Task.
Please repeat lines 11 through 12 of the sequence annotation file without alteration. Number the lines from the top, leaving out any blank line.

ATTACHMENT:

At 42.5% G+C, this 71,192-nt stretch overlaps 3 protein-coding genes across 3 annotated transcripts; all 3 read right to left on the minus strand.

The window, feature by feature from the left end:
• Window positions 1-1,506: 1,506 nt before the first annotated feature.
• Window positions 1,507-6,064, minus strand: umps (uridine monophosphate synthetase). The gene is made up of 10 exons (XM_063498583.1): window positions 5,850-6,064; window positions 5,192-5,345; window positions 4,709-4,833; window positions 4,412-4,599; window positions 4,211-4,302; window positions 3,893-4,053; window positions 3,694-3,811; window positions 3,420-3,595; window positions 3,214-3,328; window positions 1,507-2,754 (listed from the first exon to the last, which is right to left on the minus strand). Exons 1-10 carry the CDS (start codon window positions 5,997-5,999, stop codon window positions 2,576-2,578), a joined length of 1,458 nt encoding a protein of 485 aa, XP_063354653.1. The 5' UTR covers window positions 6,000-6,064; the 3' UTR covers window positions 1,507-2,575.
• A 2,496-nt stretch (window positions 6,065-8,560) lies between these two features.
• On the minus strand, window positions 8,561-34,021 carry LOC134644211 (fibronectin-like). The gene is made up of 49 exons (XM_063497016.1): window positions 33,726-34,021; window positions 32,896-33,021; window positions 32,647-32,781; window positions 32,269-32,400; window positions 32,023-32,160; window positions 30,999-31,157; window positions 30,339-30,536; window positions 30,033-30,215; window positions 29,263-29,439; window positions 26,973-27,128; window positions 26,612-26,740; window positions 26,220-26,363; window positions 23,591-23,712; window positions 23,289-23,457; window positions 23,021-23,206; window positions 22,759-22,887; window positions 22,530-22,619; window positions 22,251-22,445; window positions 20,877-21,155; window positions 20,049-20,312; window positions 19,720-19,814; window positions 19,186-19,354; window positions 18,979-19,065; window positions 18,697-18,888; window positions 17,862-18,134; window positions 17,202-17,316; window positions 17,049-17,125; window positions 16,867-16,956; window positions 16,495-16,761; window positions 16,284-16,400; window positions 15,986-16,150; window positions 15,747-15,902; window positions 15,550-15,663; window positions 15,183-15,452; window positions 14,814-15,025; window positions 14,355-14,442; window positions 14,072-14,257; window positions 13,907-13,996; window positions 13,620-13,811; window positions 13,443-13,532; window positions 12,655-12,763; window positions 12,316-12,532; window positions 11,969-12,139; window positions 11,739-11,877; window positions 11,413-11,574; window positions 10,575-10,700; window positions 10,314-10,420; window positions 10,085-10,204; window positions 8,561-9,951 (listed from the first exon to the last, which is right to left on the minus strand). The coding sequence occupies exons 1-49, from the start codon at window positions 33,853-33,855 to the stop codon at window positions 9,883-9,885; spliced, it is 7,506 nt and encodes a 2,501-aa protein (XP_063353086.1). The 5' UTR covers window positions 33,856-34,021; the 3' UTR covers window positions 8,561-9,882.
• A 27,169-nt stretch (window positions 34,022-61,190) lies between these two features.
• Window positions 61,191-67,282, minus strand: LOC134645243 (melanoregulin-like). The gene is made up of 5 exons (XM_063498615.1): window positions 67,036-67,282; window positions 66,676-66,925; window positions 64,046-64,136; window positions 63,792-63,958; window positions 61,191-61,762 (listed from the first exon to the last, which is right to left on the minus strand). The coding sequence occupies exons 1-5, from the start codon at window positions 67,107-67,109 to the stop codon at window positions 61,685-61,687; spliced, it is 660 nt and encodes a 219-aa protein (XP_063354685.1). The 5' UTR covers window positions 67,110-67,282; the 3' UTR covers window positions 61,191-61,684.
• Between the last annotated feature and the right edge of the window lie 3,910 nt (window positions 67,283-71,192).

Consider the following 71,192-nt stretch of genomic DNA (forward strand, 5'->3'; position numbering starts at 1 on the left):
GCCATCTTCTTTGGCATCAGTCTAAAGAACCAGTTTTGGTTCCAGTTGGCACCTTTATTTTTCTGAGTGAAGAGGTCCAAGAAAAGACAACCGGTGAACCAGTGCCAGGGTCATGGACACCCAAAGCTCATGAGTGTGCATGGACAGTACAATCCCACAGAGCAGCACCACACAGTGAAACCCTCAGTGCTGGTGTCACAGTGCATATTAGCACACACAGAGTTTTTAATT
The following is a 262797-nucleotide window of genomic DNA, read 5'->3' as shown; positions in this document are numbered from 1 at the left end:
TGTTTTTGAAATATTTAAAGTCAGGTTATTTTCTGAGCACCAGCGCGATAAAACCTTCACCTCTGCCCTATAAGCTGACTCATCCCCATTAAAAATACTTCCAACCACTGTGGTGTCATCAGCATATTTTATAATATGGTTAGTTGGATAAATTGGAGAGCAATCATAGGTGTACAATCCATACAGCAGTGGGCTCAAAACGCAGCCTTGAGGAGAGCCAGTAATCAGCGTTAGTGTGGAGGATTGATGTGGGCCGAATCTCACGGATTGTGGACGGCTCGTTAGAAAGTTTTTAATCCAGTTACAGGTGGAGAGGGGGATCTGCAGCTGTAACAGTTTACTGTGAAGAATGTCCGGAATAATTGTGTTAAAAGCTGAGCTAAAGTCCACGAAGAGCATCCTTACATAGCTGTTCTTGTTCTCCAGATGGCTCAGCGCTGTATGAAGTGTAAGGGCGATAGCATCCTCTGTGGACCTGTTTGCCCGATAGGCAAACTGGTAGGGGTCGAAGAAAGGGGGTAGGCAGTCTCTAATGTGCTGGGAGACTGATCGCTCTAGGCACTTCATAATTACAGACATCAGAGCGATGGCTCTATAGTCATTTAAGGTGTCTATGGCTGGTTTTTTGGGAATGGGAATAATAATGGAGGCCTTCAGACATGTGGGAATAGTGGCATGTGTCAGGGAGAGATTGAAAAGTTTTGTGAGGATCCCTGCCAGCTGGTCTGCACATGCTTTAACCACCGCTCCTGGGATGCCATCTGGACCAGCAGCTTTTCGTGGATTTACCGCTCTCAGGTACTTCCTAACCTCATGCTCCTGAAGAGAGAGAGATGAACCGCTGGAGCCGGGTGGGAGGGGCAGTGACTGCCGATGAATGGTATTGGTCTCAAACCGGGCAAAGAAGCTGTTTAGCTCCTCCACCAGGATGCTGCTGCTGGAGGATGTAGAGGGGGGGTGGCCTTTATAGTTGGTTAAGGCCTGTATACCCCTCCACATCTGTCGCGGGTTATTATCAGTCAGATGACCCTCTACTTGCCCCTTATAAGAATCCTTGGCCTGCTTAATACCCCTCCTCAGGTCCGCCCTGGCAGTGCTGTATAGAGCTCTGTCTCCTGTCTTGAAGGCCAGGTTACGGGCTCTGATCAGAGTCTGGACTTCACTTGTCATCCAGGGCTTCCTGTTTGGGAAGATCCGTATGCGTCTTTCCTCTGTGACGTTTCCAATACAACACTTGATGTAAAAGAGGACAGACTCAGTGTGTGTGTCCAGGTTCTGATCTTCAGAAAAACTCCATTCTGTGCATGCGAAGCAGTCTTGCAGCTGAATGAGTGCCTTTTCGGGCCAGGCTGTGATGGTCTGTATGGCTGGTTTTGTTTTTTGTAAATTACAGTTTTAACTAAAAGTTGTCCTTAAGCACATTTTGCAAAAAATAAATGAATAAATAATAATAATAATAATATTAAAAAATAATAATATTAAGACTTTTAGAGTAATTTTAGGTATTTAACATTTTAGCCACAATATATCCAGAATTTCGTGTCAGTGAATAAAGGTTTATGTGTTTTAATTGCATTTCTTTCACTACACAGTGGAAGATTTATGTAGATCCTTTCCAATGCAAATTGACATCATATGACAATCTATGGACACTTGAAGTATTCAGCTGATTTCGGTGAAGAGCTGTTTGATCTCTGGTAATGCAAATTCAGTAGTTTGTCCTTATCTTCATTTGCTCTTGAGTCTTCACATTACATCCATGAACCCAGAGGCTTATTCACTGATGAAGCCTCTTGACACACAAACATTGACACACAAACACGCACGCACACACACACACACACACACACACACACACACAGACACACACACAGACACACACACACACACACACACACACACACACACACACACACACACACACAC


GCCATCTTCTTTGGCATCAGTCTAAAGAACCAGTTTTGGTTCCAGTTGGCACCTTTATTTTTCTGAGTGAAGAGGTCCAAGAAAAGACAACCGGTGAACCAGTGCCAGGGTCATGGACACCCAAAGCTCATGAGTGTGCATGGACAGTACAATCCCACAGAGCAGCACCACACAGTGAAACCCTCAGTGCTGGTGTCACAGTGCATATTAGCACACACAGAGTTTTTAATT
The following is a 262797-nucleotide window of genomic DNA, read 5'->3' as shown; positions in this document are numbered from 1 at the left end: